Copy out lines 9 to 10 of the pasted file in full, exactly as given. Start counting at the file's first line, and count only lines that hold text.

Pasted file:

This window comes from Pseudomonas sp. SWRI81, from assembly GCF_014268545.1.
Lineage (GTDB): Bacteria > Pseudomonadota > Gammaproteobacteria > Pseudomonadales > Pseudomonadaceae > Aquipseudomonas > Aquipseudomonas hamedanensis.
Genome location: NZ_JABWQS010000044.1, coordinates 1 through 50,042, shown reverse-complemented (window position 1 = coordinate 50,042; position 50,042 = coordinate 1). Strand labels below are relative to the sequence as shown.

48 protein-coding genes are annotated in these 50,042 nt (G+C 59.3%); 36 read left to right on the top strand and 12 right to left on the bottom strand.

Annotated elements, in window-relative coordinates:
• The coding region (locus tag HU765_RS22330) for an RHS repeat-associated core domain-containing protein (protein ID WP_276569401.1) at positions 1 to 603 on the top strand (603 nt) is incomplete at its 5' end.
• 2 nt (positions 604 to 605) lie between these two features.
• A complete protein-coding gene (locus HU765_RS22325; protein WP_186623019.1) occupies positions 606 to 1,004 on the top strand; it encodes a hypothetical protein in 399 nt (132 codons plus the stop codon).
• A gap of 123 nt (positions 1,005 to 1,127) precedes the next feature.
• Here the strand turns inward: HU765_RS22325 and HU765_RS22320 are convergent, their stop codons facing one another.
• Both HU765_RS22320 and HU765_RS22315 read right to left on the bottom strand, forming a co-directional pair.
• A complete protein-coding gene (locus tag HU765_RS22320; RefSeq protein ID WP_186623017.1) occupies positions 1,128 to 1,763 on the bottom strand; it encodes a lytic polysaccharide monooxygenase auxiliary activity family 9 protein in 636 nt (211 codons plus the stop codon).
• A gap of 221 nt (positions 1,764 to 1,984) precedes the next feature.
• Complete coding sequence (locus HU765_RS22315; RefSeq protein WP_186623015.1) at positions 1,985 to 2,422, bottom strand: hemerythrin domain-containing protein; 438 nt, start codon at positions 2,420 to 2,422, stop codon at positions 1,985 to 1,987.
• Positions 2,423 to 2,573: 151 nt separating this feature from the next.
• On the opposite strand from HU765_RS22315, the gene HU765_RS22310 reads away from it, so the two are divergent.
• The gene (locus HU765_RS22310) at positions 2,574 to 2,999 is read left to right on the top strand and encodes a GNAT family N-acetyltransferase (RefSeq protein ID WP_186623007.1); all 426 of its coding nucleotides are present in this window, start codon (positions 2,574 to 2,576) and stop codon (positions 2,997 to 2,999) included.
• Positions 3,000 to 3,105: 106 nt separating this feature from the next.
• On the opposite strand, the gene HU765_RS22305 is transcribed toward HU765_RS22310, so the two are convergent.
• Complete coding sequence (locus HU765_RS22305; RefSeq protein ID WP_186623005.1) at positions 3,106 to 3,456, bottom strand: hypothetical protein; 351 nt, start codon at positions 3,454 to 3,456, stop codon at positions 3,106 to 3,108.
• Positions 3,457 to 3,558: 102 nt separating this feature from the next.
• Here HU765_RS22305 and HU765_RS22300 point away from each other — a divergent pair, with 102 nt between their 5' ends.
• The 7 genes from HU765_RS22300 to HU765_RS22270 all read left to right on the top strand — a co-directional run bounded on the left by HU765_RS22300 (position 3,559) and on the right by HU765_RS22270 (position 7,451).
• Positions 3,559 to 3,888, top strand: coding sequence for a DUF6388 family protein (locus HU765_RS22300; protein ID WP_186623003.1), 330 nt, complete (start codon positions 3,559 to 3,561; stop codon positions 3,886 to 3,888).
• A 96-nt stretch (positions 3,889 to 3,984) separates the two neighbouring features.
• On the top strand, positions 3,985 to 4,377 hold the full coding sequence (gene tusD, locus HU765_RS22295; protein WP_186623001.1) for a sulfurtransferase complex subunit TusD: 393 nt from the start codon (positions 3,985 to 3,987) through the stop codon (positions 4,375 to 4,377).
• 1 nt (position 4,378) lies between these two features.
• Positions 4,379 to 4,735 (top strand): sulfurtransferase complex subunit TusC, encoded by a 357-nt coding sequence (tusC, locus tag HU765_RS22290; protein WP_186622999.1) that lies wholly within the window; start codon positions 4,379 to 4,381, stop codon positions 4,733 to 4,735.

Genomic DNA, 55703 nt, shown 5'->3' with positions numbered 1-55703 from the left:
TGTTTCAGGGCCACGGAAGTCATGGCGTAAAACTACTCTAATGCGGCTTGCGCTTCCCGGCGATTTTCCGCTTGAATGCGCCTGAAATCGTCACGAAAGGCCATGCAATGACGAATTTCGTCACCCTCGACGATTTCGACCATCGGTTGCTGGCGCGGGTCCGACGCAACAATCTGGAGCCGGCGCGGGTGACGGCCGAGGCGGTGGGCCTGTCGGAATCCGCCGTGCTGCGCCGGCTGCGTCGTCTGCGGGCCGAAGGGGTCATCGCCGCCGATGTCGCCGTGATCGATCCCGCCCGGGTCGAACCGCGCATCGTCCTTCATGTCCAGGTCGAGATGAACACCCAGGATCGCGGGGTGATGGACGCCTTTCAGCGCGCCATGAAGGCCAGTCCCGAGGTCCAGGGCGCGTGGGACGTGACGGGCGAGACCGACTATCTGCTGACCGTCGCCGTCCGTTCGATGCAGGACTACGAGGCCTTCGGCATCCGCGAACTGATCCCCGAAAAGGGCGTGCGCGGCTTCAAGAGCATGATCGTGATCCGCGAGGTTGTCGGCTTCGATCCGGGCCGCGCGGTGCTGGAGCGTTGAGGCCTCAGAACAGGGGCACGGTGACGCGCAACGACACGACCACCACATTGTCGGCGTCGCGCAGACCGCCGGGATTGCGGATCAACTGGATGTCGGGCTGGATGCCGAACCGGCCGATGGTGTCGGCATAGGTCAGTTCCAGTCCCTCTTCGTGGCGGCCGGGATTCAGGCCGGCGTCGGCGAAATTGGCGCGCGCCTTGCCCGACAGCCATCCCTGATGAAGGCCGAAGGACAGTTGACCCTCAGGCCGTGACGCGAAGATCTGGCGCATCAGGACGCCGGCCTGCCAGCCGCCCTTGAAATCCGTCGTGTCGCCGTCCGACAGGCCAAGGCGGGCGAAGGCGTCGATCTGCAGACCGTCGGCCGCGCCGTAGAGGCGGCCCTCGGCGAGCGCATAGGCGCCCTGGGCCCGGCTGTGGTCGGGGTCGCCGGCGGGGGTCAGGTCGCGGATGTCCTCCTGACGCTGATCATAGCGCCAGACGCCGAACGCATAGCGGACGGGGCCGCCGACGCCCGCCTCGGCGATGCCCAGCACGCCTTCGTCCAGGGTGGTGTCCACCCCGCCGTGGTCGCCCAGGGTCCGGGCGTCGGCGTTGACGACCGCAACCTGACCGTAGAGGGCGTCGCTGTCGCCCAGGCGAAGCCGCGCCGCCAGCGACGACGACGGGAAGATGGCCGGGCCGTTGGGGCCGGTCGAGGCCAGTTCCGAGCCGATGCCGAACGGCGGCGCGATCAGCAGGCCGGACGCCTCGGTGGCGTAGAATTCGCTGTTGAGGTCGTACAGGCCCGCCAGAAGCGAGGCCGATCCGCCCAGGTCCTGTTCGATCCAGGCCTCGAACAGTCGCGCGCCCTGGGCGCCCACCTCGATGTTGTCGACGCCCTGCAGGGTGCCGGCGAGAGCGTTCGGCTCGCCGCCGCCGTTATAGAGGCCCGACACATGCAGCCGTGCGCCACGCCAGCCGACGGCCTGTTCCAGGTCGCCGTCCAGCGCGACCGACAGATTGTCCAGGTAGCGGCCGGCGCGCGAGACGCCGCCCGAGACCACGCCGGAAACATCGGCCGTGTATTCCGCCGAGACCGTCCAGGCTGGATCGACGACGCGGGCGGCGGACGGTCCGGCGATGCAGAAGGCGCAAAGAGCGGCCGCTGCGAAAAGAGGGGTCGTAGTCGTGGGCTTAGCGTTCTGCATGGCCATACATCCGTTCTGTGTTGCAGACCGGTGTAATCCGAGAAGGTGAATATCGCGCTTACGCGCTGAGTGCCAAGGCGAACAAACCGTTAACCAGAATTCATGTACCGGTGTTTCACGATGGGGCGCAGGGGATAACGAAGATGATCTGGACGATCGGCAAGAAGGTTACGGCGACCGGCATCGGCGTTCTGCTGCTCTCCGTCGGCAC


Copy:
• A gap of 123 nt (positions 1,005 to 1,127) precedes the next feature.
• Here the strand turns inward: HU765_RS22325 and HU765_RS22320 are convergent, their stop codons facing one another.